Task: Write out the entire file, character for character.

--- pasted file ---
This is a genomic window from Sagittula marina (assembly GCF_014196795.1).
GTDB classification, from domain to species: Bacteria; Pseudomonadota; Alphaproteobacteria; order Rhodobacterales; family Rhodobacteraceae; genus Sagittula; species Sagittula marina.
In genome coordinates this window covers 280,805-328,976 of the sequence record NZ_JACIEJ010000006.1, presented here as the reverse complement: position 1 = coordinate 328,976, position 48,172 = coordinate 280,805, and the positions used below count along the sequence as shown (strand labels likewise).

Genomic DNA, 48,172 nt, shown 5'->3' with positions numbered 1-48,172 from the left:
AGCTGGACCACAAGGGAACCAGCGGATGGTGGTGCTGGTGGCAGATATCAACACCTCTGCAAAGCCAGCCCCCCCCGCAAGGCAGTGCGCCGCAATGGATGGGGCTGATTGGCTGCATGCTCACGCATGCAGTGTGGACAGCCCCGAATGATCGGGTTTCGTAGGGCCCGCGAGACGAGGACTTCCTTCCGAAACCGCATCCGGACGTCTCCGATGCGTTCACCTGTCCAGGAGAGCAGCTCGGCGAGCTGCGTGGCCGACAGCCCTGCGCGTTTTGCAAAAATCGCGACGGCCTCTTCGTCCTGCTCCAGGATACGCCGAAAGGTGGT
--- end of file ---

This is a genomic window from Sagittula marina (assembly GCF_014196795.1).
GTDB classification, from domain to species: Bacteria; Pseudomonadota; Alphaproteobacteria; order Rhodobacterales; family Rhodobacteraceae; genus Sagittula; species Sagittula marina.
In genome coordinates this window covers 280,805-328,976 of the sequence record NZ_JACIEJ010000006.1, presented here as the reverse complement: position 1 = coordinate 328,976, position 48,172 = coordinate 280,805, and the positions used below count along the sequence as shown (strand labels likewise).

Genomic DNA, 48,172 nt, shown 5'->3' with positions numbered 1-48,172 from the left:
AGCTGGACCACAAGGGAACCAGCGGATGGTGGTGCTGGTGGCAGATATCAACACCTCTGCAAAGCCAGCCCCCCCCGCAAGGCAGTGCGCCGCAATGGATGGGGCTGATTGGCTGCATGCTCACGCATGCAGTGTGGACAGCCCCGAATGATCGGGTTTCGTAGGGCCCGCGAGACGAGGACTTCCTTCCGAAACCGCATCCGGACGTCTCCGATGCGTTCACCTGTCCAGGAGAGCAGCTCGGCGAGCTGCGTGGCCGACAGCCCTGCGCGTTTTGCAAAAATCGCGACGGCCTCTTCGTCCTGCTCCAGGATACGCCGAAAGGTGGT